Please use this identifier to cite or link to this item: http://buratest.brunel.ac.uk/handle/2438/7011
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dc.contributor.authorShah, SM-
dc.contributor.authorCarey, IM-
dc.contributor.authorHarris, TJ-
dc.contributor.authorDeWilde, S-
dc.contributor.authorVictor, CR-
dc.contributor.authorCook, DG-
dc.date.accessioned2012-11-12T11:37:50Z-
dc.date.available2012-11-12T11:37:50Z-
dc.date.issued2012-
dc.identifier.citationAmerican Journal of Epidemiology, 176(8): 689-698, Oct 2012en_US
dc.identifier.issn0143-005X-
dc.identifier.urihttp://aje.oxfordjournals.org/content/176/8/689en
dc.identifier.urihttp://bura.brunel.ac.uk/handle/2438/7011-
dc.descriptionThis is an open access Article. Copyright @ 2012 The Authorsen_US
dc.description.abstractAn increased risk of death in persons who have suffered spousal bereavement has been described in many populations. The impact of modifying factors, such as chronic disease and material circumstances, is less well understood. The authors followed 171,120 couples 60 years of age or older in a United Kingdom primary care database between 2005 and 2010 for an average of 4 years. A total of 26,646 (15.5%) couples experienced bereavement, with mean follow up after bereavement of 2 years. In a model adjusted for age, sex, comorbid conditions at baseline, material deprivation based on area of residence, season, and smoking status, the hazard ratio for mortality in the first year after bereavement was 1.25 (95% confidence interval: 1.18, 1.33). Further adjustment for changes in comorbid conditions throughout follow up did not alter the hazard ratio for bereavement (hazard ratio = 1.27, 95% confidence interval: 1.19, 1.35). The association was strongest in individuals with no significant chronic comorbid conditions throughout follow up (hazard ratio = 1.50, 95% confidence interval: 1.28, 1.77) and in more affluent couples (P = 0.035). In the first year after bereavement, the association between bereavement and death is not primarily mediated through worsening or new onset of chronic disease. Good health and material circumstances do not protect individuals from increased mortality rates after bereavement.en_US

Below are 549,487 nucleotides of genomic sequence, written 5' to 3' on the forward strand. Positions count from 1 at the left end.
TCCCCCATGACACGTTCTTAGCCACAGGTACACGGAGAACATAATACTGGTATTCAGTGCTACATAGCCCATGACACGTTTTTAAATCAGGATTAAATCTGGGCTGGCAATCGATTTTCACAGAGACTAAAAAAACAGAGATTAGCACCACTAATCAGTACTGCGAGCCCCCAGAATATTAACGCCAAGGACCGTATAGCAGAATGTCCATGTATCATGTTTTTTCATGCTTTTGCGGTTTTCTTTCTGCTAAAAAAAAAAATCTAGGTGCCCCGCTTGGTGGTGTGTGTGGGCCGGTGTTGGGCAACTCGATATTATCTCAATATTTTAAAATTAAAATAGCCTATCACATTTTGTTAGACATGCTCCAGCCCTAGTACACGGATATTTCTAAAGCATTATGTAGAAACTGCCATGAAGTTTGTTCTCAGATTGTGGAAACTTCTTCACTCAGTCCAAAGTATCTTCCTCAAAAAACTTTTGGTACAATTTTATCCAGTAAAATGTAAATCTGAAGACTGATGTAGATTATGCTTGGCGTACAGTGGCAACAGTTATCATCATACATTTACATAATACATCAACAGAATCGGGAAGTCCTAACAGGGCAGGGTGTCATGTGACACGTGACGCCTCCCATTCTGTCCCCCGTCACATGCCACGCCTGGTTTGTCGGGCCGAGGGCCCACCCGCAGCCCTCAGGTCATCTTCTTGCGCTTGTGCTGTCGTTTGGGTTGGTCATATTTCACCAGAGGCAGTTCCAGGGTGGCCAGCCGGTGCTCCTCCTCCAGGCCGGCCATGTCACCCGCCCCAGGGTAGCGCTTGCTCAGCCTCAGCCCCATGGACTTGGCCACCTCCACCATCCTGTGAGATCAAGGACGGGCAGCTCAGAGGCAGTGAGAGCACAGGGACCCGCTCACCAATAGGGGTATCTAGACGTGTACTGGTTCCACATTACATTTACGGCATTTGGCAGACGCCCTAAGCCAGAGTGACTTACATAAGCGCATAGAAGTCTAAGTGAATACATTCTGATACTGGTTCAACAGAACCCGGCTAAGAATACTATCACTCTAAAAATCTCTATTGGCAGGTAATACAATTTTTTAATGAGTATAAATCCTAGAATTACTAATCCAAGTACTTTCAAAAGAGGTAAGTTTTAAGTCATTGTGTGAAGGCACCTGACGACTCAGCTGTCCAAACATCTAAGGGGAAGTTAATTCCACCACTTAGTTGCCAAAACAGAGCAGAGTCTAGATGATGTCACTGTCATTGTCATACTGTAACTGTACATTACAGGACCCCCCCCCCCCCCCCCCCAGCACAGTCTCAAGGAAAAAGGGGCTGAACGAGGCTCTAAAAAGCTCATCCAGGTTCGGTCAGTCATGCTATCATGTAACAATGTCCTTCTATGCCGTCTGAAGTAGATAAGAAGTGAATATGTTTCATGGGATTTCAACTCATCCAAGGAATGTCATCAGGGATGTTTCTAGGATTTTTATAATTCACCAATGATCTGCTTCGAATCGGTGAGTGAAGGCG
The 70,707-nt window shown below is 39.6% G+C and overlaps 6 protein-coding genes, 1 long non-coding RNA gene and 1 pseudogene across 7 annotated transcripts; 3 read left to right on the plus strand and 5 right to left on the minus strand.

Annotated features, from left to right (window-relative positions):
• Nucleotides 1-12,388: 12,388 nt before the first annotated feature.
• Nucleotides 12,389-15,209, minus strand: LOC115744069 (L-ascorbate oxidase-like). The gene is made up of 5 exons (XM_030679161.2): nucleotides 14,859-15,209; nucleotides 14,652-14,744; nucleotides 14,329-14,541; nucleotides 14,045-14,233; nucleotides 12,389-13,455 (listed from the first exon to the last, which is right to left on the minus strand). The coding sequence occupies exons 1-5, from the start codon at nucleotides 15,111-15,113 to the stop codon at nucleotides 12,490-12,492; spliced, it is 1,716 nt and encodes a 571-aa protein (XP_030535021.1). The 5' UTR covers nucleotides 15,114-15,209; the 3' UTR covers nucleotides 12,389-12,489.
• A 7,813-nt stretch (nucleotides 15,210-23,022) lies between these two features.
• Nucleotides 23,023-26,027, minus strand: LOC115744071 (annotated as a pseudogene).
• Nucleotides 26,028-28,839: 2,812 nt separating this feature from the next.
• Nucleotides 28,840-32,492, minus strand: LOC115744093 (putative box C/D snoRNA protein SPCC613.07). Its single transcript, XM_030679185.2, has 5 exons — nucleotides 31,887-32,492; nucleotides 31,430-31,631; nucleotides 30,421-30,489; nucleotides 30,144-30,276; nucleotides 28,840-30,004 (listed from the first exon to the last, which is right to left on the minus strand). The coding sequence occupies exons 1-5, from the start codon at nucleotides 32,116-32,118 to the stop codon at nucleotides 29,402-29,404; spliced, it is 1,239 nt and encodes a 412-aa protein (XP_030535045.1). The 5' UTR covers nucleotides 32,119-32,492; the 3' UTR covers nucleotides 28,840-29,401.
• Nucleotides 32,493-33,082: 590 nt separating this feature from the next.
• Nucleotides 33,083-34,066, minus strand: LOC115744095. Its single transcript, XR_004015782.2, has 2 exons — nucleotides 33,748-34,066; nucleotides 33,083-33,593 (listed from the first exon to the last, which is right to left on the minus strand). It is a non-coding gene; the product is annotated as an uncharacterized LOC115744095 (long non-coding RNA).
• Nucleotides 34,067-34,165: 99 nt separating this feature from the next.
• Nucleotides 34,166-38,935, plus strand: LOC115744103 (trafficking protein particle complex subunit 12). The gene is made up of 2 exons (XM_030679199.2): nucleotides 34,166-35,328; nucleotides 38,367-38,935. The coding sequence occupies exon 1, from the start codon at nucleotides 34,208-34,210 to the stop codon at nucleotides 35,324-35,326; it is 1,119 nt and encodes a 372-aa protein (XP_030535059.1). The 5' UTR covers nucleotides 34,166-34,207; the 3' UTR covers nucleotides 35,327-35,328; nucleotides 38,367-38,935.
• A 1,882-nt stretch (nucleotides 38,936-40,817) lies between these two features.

dc.description.sponsorshipThis study was funded by a grant from the Dunhill Medical Trust.en_US
dc.languageEnglish-
dc.language.isoenen_US
dc.publisherJohns Hopkins Bloomberg School of Public Healthen_US
dc.subjectAgeden_US
dc.subjectBereavementen_US
dc.subjectComorbid conditionsen_US
dc.subjectMortalityen_US
dc.titleDo good health and material circumstances protect older people from the increased risk of death after bereavement?en_US
dc.typeArticleen_US
dc.identifier.doihttp://dx.doi.org/10.1136/jech-2012-201753.085-
pubs.organisational-data/Brunel-
pubs.organisational-data/Brunel/Brunel Active Staff-
pubs.organisational-data/Brunel/Brunel Active Staff/School of Health Sciences & Social Care-
pubs.organisational-data/Brunel/Brunel Active Staff/School of Health Sciences & Social Care/Health-
pubs.organisational-data/Brunel/University Research Centres and Groups-
pubs.organisational-data/Brunel/University Research Centres and Groups/School of Engineering and Design - URCs and Groups-
pubs.organisational-data/Brunel/University Research Centres and Groups/School of Engineering and Design - URCs and Groups/Research Centre for Engineering Tribology and Dynamics-
Appears in Collections:Publications
Community Health and Public Health
Dept of Clinical Sciences Research Papers

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